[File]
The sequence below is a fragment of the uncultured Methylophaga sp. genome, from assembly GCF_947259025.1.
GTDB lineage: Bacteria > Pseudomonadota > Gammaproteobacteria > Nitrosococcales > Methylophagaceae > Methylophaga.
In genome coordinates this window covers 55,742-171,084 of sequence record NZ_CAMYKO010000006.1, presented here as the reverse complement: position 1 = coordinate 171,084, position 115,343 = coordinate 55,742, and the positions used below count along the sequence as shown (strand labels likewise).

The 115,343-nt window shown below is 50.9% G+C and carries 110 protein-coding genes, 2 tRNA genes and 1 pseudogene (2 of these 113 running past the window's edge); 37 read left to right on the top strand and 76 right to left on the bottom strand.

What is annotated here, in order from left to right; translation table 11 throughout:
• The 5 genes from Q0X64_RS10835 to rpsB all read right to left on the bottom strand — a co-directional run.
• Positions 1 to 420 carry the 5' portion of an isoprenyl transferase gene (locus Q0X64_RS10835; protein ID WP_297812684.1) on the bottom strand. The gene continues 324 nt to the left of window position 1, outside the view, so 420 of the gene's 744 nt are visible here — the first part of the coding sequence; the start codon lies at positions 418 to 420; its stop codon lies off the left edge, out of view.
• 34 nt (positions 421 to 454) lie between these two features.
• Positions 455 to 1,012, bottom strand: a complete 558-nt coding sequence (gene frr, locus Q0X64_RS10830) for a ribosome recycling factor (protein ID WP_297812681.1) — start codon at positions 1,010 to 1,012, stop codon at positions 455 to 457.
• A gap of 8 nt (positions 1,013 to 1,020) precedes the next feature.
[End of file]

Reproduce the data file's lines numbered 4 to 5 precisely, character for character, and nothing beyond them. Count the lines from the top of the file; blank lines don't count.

The 115,343-nt window shown below is 50.9% G+C and carries 110 protein-coding genes, 2 tRNA genes and 1 pseudogene (2 of these 113 running past the window's edge); 37 read left to right on the top strand and 76 right to left on the bottom strand.

What is annotated here, in order from left to right; translation table 11 throughout: